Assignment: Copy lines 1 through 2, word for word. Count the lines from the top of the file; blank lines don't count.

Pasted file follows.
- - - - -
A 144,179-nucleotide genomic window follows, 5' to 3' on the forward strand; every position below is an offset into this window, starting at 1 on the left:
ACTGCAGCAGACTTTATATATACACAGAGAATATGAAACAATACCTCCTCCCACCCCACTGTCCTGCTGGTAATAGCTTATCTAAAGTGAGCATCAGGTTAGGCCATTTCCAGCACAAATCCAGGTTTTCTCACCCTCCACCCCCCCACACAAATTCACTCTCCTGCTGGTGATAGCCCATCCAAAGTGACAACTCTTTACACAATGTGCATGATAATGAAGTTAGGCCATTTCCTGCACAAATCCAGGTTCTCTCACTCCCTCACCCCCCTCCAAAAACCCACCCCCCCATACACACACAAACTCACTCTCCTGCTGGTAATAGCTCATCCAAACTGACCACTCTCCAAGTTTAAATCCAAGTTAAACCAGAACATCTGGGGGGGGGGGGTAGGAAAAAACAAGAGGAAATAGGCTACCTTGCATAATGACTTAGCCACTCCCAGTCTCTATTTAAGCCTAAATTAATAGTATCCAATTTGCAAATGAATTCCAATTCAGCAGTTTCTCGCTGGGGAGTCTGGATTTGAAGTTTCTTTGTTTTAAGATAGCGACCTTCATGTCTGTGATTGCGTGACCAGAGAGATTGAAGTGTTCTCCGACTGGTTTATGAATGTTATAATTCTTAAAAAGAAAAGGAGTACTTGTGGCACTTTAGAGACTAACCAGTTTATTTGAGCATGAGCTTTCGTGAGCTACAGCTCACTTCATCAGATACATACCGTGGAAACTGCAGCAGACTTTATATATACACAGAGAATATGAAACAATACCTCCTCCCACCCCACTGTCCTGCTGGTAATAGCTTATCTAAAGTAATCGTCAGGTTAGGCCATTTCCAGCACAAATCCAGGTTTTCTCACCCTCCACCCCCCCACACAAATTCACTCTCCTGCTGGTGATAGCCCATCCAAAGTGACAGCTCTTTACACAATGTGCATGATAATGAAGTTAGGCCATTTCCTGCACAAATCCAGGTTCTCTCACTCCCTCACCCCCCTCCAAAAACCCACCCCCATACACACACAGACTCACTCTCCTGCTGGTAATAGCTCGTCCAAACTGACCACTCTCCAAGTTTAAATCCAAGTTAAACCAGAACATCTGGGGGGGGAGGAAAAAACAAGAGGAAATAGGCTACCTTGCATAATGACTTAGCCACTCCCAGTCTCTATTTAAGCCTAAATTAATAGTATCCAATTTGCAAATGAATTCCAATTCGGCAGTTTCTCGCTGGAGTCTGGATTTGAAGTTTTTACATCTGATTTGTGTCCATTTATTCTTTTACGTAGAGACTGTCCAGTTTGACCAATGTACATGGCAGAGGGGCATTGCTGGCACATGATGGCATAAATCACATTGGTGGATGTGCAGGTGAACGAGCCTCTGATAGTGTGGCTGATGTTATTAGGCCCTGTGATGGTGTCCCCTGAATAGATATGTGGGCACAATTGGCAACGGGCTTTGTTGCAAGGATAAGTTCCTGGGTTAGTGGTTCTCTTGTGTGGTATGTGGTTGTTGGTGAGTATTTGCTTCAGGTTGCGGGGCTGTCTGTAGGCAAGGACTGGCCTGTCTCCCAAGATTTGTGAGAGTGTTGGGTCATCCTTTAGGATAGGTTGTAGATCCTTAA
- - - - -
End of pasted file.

A 144,179-nucleotide genomic window follows, 5' to 3' on the forward strand; every position below is an offset into this window, starting at 1 on the left:
ACTGCAGCAGACTTTATATATACACAGAGAATATGAAACAATACCTCCTCCCACCCCACTGTCCTGCTGGTAATAGCTTATCTAAAGTGAGCATCAGGTTAGGCCATTTCCAGCACAAATCCAGGTTTTCTCACCCTCCACCCCCCCACACAAATTCACTCTCCTGCTGGTGATAGCCCATCCAAAGTGACAACTCTTTACACAATGTGCATGATAATGAAGTTAGGCCATTTCCTGCACAAATCCAGGTTCTCTCACTCCCTCACCCCCCTCCAAAAACCCACCCCCCCATACACACACAAACTCACTCTCCTGCTGGTAATAGCTCATCCAAACTGACCACTCTCCAAGTTTAAATCCAAGTTAAACCAGAACATCTGGGGGGGGGGGGTAGGAAAAAACAAGAGGAAATAGGCTACCTTGCATAATGACTTAGCCACTCCCAGTCTCTATTTAAGCCTAAATTAATAGTATCCAATTTGCAAATGAATTCCAATTCAGCAGTTTCTCGCTGGGGAGTCTGGATTTGAAGTTTCTTTGTTTTAAGATAGCGACCTTCATGTCTGTGATTGCGTGACCAGAGAGATTGAAGTGTTCTCCGACTGGTTTATGAATGTTATAATTCTTAAAAAGAAAAGGAGTACTTGTGGCACTTTAGAGACTAACCAGTTTATTTGAGCATGAGCTTTCGTGAGCTACAGCTCACTTCATCAGATACATACCGTGGAAACTGCAGCAGACTTTATATATACACAGAGAATATGAAACAATACCTCCTCCCACCCCACTGTCCTGCTGGTAATAGCTTATCTAAAGTAATCGTCAGGTTAGGCCATTTCCAGCACAAATCCAGGTTTTCTCACCCTCCACCCCCCCACACAAATTCACTCTCCTGCTGGTGATAGCCCATCCAAAGTGACAGCTCTTTACACAATGTGCATGATAATGAAGTTAGGCCATTTCCTGCACAAATCCAGGTTCTCTCACTCCCTCACCCCCCTCCAAAAACCCACCCCCATACACACACAGACTCACTCTCCTGCTGGTAATAGCTCGTCCAAACTGACCACTCTCCAAGTTTAAATCCAAGTTAAACCAGAACATCTGGGGGGGGAGGAAAAAACAAGAGGAAATAGGCTACCTTGCATAATGACTTAGCCACTCCCAGTCTCTATTTAAGCCTAAATTAATAGTATCCAATTTGCAAATGAATTCCAATTCGGCAGTTTCTCGCTGGAGTCTGGATTTGAAGTTTTTACATCTGATTTGTGTCCATTTATTCTTTTACGTAGAGACTGTCCAGTTTGACCAATGTACATGGCAGAGGGGCATTGCTGGCACATGATGGCATAAATCACATTGGTGGATGTGCAGGTGAACGAGCCTCTGATAGTGTGGCTGATGTTATTAGGCCCTGTGATGGTGTCCCCTGAATAGATATGTGGGCACAATTGGCAACGGGCTTTGTTGCAAGGATAAGTTCCTGGGTTAGTGGTTCTCTTGTGTGGTATGTGGTTGTTGGTGAGTATTTGCTTCAGGTTGCGGGGCTGTCTGTAGGCAAGGACTGGCCTGTCTCCCAAGATTTGTGAGAGTGTTGGGTCATCCTTTAGGATAGGTTGTAGATCCTTAA